• FGM is often motivated by beliefs about what is considered proper sexual behaviour, linking procedures to premarital virginity and marital fidelity. FGM in many communities is believed to reduce a woman's libido and therefore believed to help her resist "illicit" sexual acts. When a vaginal opening is covered or narrowed (type 3 above), the fear of the pain of opening it, and the fear that this will be found out, is expected to further discourage "illicit" sexual intercourse among women with this type of FGM.
• FGM is associated with cultural ideals of femininity and modesty, which include the notion that girls are “clean” and "beautiful" after removal of body parts that are considered "male" or "unclean".
• Though no religious scripts prescribe the practice, practitioners often believe the practice has religious support.
• Religious leaders take varying positions with regard to FGM: some promote it, some consider it irrelevant to religion, and others contribute to its elimination.
• Local structures of power and authority, such as community leaders, religious leaders, circumcisers, and even some medical personnel can contribute to upholding the practice.
• In most societies, FGM is considered a cultural tradition, which is often used as an argument for its continuation.
• In some societies, recent adoption of the practice is linked to copying the traditions of neighbouring groups. Sometimes it has started as part of a wider religious or traditional revival movement.
• In some societies, FGM is practised by new groups when they move into areas where the local population practice FGM.
The Secretary General’s report, “Intensifying global efforts for the elimination of female genital mutilation” states that efforts to end these practices should also target the groups of women and girls who are most at risk, in particular those who face multiple and intersecting forms of discrimination, including refugee and migrant women, women living in rural and remote communities and young girls, so as to leave no one behind. Similarly, the principles of universality and respect for human rights that underpin the 2030 Agenda mandate that stakeholders address female genital mutilation, regardless of individual circumstances, prevailing cultural and social norms, or country of origin or destination.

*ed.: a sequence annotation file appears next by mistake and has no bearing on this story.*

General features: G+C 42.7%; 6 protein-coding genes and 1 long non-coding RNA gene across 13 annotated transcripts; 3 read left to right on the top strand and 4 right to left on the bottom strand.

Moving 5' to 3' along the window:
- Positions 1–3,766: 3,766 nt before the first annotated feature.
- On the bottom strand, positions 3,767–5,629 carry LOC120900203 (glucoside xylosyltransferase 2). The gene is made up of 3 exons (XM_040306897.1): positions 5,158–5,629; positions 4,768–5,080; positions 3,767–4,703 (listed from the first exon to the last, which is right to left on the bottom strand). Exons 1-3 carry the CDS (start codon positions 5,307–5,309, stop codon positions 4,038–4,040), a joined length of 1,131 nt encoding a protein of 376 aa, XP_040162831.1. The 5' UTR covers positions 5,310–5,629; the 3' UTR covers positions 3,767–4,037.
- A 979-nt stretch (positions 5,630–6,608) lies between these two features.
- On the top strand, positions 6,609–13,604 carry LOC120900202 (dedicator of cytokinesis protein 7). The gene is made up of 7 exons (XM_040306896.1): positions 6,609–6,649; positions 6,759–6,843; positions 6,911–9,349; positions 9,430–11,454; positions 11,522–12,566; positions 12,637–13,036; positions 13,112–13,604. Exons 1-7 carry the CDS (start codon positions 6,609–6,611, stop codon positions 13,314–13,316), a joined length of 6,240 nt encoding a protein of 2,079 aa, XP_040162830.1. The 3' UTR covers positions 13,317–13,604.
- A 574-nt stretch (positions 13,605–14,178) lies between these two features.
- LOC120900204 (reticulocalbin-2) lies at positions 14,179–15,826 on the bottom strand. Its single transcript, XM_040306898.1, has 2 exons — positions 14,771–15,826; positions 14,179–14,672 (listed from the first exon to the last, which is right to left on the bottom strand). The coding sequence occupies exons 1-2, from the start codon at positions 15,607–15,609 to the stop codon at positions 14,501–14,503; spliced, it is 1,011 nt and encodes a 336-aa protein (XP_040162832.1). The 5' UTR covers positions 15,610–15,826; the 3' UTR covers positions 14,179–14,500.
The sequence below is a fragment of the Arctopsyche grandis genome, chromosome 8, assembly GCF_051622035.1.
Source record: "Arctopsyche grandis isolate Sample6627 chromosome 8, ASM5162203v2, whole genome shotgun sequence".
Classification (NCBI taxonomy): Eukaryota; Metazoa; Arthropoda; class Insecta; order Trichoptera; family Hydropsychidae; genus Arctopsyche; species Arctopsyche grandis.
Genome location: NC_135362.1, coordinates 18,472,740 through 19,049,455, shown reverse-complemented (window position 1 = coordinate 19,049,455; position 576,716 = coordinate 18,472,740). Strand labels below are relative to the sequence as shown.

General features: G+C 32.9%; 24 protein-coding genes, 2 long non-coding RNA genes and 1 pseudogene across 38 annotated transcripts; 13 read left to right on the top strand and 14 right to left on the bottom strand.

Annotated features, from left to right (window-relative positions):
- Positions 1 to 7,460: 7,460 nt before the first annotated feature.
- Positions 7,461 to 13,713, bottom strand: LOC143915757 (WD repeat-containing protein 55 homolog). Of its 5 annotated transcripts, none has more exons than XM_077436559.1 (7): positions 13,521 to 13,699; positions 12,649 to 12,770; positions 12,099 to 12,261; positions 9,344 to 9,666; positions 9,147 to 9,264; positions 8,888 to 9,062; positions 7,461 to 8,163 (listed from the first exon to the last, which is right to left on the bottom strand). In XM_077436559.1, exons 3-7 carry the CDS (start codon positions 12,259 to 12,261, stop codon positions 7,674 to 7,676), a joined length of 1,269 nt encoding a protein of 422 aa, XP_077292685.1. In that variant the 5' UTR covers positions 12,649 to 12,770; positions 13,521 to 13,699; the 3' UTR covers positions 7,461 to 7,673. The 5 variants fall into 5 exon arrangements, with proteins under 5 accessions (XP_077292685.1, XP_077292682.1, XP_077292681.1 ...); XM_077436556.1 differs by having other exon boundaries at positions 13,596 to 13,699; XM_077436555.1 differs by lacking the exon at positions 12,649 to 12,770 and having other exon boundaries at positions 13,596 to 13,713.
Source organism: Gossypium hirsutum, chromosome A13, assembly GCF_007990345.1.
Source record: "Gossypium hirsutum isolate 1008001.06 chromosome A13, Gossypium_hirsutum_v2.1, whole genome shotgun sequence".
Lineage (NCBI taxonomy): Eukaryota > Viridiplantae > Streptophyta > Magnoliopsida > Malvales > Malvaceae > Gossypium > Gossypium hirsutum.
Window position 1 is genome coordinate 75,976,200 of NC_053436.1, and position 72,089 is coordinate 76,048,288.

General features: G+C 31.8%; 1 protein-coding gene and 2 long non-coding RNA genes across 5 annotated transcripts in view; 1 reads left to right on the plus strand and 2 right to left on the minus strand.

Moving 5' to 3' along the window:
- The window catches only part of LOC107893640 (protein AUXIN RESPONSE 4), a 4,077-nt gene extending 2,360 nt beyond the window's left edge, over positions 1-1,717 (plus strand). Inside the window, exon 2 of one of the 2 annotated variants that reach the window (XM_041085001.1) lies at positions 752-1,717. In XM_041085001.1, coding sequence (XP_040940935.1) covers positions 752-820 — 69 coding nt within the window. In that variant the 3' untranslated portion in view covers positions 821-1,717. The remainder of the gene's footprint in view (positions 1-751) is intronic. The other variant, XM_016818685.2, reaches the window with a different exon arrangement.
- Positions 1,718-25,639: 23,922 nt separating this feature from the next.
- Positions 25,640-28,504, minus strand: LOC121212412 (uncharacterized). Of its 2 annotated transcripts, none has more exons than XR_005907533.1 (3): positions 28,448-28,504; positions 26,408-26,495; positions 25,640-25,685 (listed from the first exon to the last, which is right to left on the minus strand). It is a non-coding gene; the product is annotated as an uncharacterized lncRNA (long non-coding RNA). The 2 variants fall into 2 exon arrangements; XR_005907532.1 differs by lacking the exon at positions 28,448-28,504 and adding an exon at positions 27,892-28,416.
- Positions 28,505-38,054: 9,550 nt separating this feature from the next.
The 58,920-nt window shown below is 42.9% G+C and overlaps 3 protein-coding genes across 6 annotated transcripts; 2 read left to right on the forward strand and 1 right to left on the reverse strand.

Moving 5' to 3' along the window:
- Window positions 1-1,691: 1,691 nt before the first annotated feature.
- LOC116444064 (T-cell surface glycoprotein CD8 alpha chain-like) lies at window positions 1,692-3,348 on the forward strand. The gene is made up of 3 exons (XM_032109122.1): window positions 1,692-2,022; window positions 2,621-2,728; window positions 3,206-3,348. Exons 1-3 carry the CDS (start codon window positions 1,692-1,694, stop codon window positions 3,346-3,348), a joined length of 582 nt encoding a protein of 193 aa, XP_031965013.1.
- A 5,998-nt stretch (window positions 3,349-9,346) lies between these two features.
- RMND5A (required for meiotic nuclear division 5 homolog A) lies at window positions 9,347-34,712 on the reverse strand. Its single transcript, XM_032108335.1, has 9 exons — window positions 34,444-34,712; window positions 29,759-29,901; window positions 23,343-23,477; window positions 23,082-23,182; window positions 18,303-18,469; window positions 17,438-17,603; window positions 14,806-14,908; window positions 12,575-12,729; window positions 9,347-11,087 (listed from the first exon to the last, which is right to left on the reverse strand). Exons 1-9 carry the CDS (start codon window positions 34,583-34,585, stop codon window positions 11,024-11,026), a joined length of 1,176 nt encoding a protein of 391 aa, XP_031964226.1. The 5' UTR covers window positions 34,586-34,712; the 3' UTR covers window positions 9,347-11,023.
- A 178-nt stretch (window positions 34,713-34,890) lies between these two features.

UNFPA, jointly with UNICEF, leads the largest global programme to accelerate the abandonment of FGM. The programme currently focuses on 17 African countries and also supports regional and global initiatives.
This International Day also falls under the ongoing Spotlight Initiative; a joint project of the European Union and the United Nations to eliminate all forms of violence against women and girls. One of the specific threads of the Spotlight Initiative targets sexual and gender-based violence, and harmful practices in Sub-Saharan Africa, which include female genital mutilation.
Organized by the United Nations Population Fund (UNFPA) and #Dysturb, there is an exhibition at the UN Headquarters in New York entitled, “68 Million Girls at Risk”. The exhibition celebrates the successes achieved over the past decades in the urgent global fight to abandon FGM. It also aims to raise awareness and encourage action regarding FGM and to present a compelling argument for the abandonment of FGM.
Geneva International Centre for Justice (GICJ) advocates and promotes the rights of women as well as gender equality and strongly condemns all forms of violence against women and girls. In particular, GICJ condemns the practice of FGM and calls on the international community to ban this harmful practice across the globe. In addition, GICJ encourages government authorities to provide support and promote health services for victims of FGM and educational opportunities on the dangers and the physical and psychological impacts FGM has on girls.
Human rights, Geneva, geneva4justice, GICJ, Geneva International Centre for Justice, Justice
International Days of Remembrance articles by GICJ: